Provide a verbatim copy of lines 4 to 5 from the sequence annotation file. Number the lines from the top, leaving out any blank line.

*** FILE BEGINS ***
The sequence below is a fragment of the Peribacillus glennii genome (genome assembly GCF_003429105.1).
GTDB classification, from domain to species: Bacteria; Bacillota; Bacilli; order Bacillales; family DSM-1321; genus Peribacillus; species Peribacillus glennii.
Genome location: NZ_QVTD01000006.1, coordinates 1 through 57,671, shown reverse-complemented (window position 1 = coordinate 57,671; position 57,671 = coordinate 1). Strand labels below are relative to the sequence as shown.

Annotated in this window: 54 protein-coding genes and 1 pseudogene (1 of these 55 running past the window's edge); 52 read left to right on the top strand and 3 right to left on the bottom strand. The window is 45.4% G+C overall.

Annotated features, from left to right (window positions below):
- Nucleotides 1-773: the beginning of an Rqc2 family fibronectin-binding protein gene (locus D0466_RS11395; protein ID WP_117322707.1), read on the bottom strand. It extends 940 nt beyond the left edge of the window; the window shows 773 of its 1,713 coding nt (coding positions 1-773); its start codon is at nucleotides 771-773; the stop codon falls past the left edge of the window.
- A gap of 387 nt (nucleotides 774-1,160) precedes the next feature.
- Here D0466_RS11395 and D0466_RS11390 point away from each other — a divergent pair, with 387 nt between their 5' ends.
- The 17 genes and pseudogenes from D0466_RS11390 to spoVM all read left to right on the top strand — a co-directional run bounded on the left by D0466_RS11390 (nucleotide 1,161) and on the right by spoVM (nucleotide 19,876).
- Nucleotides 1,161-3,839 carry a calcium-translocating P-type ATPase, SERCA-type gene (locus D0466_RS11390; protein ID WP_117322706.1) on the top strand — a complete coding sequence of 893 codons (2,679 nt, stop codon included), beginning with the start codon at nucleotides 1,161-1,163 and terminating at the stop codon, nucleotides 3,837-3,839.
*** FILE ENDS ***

Annotated in this window: 54 protein-coding genes and 1 pseudogene (1 of these 55 running past the window's edge); 52 read left to right on the top strand and 3 right to left on the bottom strand. The window is 45.4% G+C overall.

Annotated features, from left to right (window positions below):